Dating violence (DV) is defined as any behavior that is prejudicial to the partner's physical, psychological, or sexual development.
In Québec, the numbers are worrying: 63% of girls and 49% of boys in Secondary 3 to 5 (Grades 9-11) have experienced DV in the past year. This form of violence has a number of potentially serious consequences. Although many studies have been published on the subject, their findings are sometimes contradictory and the characteristics of the sub-groups most at risk for DV remain unknown.
Parents and peers can make a difference in preventing teenage dating violence.
To better understand dating violence and identify priority intervention factors, a synthesis of scientific knowledge is required. This project reviews the literature on some of the risk and protective factors related to DV that affect all young people, including gender diverse youth.
For all adolescents, childhood abuse, sexual harassment by peers and having friends with delinquent behaviour increase the risk of experiencing DV. Parents and peers can nevertheless play a role in the prevention of DV among adolescents by providing support and parental supervision.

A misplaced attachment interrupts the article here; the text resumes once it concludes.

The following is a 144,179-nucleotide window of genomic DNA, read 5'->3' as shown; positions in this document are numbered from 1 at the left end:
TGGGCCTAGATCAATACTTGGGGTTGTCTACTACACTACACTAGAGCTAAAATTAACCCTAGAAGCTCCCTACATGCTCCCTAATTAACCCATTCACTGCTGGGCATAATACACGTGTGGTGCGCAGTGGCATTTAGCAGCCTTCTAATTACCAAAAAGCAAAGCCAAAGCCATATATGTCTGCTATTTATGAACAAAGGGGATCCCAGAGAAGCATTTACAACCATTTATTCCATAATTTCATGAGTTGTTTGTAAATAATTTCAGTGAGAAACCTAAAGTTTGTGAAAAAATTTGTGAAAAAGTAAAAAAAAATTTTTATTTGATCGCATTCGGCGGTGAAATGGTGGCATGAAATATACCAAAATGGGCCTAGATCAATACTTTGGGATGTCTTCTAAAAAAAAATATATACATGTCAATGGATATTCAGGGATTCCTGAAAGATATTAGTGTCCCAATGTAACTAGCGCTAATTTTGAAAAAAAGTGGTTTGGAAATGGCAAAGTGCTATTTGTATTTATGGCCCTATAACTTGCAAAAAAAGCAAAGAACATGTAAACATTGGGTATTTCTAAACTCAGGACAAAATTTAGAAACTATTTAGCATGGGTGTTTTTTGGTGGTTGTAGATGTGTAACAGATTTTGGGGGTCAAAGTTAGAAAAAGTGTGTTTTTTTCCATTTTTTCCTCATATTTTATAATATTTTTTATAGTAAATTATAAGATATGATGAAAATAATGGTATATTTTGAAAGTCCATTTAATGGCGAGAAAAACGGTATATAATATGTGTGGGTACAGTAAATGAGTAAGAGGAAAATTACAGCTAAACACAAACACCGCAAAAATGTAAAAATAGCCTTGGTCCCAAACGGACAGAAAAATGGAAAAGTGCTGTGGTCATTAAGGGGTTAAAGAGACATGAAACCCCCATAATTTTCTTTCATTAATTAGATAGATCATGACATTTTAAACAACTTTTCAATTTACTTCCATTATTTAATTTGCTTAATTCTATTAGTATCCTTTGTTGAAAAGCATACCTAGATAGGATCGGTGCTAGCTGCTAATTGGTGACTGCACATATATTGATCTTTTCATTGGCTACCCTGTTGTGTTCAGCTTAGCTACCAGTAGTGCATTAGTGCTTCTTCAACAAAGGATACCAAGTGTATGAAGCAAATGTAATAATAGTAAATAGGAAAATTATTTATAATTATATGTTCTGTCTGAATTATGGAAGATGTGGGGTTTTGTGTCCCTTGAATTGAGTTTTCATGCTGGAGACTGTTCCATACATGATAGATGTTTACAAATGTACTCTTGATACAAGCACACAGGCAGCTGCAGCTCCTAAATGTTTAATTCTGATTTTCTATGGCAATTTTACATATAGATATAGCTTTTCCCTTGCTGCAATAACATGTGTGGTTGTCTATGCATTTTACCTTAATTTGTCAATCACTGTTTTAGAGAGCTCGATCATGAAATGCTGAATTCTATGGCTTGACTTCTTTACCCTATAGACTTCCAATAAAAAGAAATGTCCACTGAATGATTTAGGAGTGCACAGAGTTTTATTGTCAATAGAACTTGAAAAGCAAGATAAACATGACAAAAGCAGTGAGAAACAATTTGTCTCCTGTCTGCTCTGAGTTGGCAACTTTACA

Among gender diverse youth, young women and young people who identify as having a bisexual identity, desires or behaviour, as well as those who are victimized because of their gender identity or sexual orientation, are particularly at risk of DV.
We conclude that parents and peers can make a difference in preventing teenage DV. It is therefore relevant and urgent that prevention efforts be adapted to consider these key players, and to target the most at-risk youth.
Martine Hébert, Université du Québec à Montréal
Call for proposals
Deposit of the research report: November 2016